Mediastinum
Hematological neoplasms / lesions
Diffuse large B cell lymphoma

Author: Hanni Gulwani, M.D. (see Authors page)

Revised: 20 June 2018, last major update December 2012

Copyright: (c) 2003-2018, PathologyOutlines.com, Inc.

PubMed Search: Diffuse large B cell lymphoma mediastinum

Cite this page: Gulwani, H. Diffuse large B cell lymphoma. PathologyOutlines.com website. http://www.pathologyoutlines.com/topic/mediastinumdiffuselargeB.html. Accessed July 17th, 2018.
Definition / general
  • Most common primary malignancy of mediastinum, except for Hodgkin lymphoma
  • Symptoms are usually related to local invasion or compression and include dyspnea, cough, chest pain and dysphagia
  • Hoarseness is frequently present due to laryngeal or phrenic nerve palsy
  • Aggressive, 5 year survival of 60%
Epidemiology
  • Often young women (65%) in 20s and 30s or men (35%) in 40s and 50s
Sites
  • Usually anterior mediastinum
  • Usually confined to chest at diagnosis, often presents with superior vena cava syndrome
  • < 25% have extrathoracic involvement after staging
  • May spread to adrenal, bowel, brain, kidney, liver, ovary
  • Bone marrow involvement is extremely rare even in cases of recurrence
Pathophysiology
Clinical features
Prognostic factors
  • Poor prognostic factors: high stage, size > 10 cm, extrathoracic involvement at diagnosis, poor response to chemotherapy, pericardial or pleural effusion at diagnosis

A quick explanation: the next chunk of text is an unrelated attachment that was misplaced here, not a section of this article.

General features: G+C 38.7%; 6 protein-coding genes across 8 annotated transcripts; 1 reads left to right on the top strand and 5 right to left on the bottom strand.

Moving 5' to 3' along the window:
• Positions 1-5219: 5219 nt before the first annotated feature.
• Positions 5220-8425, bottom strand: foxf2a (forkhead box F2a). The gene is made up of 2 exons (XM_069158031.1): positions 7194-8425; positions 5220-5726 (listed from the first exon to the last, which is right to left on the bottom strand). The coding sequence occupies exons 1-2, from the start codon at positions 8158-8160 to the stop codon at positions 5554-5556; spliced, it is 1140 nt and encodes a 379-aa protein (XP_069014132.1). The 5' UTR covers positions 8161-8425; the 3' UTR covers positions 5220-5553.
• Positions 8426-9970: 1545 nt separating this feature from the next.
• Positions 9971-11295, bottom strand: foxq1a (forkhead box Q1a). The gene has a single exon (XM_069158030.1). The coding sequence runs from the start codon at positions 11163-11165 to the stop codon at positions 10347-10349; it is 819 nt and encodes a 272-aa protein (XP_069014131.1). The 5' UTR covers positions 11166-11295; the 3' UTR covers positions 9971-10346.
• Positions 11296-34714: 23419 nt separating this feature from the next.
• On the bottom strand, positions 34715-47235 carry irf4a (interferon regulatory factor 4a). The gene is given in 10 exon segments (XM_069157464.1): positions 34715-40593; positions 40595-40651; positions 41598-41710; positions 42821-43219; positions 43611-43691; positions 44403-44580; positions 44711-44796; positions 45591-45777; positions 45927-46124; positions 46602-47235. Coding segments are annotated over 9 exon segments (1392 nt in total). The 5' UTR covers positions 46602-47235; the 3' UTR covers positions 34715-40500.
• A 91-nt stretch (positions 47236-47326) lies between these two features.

Case reports
  • Mediastinal large B cell lymphoma with rosette formation mimicking thymoma and thymic carcinoid (Histopathology 2006;49:93)
Treatment
  • Responds to chemotherapy
Gross description
  • Bulky anterior intrathoracic mass, often centered in thymus
  • Fleshy, multilobated, poorly delineated, unencapsulated with hemorrhage and necrosis
  • May directly extend to thoracic structures
Microscopic (histologic) description
  • Sheets or irregular clusters of large cells with vesicular or hyperchromatic nuclei with irregular contours / nuclear blebs, prominent nucleoli
  • May appear immunoblastic or resemble Reed-Sternberg cells
  • Amphophilic or clear cytoplasm
  • May trap benign thymocytes
  • May have mixture of small mature lymphocytes in tight perivascular cuffs
  • Usually frequent mitotic figures, apoptosis but no broad zones of necrosis
  • Usually stromal sclerosis
  • Residual thymus may be cystic
Microscopic (histologic) images

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Pleomorphic lymphoid cells

High power view

Figure b

Figures a - d

Primary mediastinal (thymic) large B cell lymphoma

Negative stains
Electron microscopy description
  • No intercellular junctional complexes, pericellular basal lamina, complex nucleoli, premelanosomes, tonofibrils or branching surface microvilli, although filiform projections of cellular membranes may resemble microvilli
Molecular / cytogenetics description
  • IgH and IgL rearrangements, 9p amplification involving REL gene (% unknown)
  • No BCL6 gene rearrangement or mutations